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Crisis, what crisis? Who counts as NEET as experts argue for #youth #employment programme

by on May 26, 2017

Remember NEETs, those aged 16-24 who are not in education, employment or training? They come under the spotlight periodically and were in the news again this week in this article in The Independent. The latest figures from the ONS apparently show that the number of NEETs has risen significantly in the past year. Oddly, the article only refers to those aged 16-18 so it’s not clear if we are talking about the same group.

More than 7% of those aged 16-18 are now classed as NEET which is approximately 134,000 people. It’s suggested that this age group isn’t receiving careers advice and training opportunities.

We also now have NETs (not sure I’ve seen this acronym before). These are said to be 16-18 year-olds who are not in education or training. The number of NETs has also risen, up by 2% to 15.5%.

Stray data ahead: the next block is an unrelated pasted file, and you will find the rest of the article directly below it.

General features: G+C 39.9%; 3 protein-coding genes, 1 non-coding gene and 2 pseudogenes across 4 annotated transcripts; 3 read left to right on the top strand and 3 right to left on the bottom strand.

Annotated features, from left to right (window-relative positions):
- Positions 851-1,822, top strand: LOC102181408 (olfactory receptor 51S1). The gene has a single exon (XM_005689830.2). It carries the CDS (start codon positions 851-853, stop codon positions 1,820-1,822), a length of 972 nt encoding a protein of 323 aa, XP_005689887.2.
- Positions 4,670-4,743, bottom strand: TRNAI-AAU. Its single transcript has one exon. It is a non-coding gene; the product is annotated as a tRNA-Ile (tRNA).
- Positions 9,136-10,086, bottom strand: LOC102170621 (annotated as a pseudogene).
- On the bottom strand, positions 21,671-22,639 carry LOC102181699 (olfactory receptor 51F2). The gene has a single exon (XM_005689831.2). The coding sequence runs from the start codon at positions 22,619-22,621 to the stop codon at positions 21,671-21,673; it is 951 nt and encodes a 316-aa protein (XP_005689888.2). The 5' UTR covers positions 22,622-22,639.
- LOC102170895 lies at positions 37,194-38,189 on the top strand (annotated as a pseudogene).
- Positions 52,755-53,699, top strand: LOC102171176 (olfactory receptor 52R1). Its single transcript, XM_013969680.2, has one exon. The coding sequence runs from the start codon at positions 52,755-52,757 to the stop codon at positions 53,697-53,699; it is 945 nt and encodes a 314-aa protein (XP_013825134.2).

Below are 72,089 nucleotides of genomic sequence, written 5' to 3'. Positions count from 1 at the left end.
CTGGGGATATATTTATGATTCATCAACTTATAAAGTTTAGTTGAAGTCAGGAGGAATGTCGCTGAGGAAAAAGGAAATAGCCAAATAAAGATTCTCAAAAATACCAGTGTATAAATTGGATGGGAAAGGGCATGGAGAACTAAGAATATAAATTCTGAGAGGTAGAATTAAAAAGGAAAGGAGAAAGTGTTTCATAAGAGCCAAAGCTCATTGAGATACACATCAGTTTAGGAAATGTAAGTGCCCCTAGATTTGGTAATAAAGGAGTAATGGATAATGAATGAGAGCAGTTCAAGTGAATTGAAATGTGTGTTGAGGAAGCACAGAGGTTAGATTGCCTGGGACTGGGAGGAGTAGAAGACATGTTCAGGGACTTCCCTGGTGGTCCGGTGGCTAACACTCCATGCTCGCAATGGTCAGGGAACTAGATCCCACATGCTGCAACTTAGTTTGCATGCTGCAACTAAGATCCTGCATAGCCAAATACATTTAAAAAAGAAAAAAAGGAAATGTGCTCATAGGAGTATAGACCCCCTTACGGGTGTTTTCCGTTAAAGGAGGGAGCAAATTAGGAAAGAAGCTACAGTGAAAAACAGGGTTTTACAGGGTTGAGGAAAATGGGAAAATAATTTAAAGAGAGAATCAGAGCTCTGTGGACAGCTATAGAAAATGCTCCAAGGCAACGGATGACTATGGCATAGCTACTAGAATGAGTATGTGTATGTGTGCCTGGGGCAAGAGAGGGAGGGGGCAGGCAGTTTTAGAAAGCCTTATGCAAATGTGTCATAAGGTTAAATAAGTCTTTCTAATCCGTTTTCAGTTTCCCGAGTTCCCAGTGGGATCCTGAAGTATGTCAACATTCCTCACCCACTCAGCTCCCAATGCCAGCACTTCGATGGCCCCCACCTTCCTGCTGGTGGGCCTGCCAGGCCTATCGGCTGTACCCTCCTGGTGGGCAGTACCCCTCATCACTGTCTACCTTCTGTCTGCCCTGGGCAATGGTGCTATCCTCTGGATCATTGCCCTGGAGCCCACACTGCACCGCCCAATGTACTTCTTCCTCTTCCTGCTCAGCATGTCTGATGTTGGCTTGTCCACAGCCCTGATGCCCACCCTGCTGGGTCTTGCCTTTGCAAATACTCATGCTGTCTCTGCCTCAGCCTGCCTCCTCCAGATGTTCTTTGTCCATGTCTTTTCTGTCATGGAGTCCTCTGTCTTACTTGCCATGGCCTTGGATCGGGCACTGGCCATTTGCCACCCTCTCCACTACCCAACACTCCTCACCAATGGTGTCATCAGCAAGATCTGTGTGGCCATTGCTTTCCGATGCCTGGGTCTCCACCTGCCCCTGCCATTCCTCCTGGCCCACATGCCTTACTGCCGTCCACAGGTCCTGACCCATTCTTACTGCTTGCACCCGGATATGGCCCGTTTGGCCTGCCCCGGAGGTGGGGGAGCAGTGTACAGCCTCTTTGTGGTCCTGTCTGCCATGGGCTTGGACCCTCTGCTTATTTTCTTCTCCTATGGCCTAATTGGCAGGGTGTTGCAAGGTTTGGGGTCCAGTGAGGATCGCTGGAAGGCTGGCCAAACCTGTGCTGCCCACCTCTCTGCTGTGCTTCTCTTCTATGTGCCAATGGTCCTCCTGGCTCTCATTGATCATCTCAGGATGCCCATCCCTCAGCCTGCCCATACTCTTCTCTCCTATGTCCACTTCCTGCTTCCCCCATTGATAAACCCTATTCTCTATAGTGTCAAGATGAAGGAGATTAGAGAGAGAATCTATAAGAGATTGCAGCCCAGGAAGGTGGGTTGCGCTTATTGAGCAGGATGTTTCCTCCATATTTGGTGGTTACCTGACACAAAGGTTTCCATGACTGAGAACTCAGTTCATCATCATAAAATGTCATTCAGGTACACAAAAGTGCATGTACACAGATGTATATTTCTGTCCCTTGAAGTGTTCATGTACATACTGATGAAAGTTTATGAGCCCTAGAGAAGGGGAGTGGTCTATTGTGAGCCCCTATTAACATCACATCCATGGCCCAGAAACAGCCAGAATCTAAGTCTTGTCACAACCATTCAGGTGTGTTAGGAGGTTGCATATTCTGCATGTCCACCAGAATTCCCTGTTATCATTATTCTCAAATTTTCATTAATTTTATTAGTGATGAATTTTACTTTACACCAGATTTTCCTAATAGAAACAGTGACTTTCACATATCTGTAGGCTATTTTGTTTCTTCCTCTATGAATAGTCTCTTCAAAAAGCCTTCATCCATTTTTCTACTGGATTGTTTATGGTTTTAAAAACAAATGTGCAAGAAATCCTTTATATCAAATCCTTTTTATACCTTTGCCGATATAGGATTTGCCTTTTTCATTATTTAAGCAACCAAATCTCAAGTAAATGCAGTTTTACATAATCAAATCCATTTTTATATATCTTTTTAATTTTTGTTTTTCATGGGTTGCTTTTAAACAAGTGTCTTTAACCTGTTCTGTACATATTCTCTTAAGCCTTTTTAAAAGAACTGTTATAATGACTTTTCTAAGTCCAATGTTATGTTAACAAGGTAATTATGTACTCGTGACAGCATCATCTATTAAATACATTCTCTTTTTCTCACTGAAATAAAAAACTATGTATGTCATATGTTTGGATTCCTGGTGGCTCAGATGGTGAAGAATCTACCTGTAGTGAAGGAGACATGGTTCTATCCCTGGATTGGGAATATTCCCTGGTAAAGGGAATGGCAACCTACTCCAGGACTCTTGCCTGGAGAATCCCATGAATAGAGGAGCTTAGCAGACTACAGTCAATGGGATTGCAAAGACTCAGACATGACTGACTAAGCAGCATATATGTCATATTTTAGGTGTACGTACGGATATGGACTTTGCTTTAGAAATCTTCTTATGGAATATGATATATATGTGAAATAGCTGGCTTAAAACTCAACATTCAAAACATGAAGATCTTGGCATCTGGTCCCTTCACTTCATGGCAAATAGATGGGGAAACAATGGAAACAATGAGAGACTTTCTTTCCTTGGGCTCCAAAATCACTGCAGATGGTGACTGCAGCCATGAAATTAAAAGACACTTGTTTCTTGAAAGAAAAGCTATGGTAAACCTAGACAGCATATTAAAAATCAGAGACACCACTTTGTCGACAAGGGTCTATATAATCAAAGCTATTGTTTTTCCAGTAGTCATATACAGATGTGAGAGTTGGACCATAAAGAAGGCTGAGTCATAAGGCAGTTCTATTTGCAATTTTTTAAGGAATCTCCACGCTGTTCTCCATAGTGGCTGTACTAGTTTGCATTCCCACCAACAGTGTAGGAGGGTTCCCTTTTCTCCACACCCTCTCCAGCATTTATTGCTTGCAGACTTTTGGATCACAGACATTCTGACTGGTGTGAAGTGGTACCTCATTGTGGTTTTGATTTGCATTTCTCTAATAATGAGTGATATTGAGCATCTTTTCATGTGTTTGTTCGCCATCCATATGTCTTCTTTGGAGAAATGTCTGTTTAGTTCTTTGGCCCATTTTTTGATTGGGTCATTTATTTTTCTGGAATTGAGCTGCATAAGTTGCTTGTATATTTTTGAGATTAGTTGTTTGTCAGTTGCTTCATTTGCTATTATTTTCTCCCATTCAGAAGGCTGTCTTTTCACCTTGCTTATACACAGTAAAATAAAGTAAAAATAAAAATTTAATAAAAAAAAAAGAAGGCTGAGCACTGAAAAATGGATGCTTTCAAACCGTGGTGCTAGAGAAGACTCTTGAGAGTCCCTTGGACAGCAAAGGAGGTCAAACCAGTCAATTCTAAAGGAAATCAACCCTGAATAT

The article quotes Kirsty McHugh of the Employment Related Services Association (ESRA) as saying: “Central Government just do not see youth unemployment as a crisis. But actually, it’s been a big problem for a long, long time and that has been the case since before the economic crash.” Well, we’ve certainly seen in our data alerts a number of occasions when the crisis formulation has been used to describe youth unemployment. Currently the youth unemployment rate is 12.7% (for 19-24 year olds, yet another age group) compared to an overall UK unemployment rate of 4.6%.

It is noteworthy how different ages are used across the article, e.g. for youth unemployment these are not the same as the NEETs or NETs. Does this allow the conflation of different statistics to create a more compelling case for intervention? In the context of the general election, it’s interesting that Ms McHugh decides that the current absence of a Government youth employment programme is a contributing factor.

Other points to note: look at the stock photo! I’ve not seen that one before but it’s certainly ripe for visual analysis, particularly when you also read some of the reader comments below the line.

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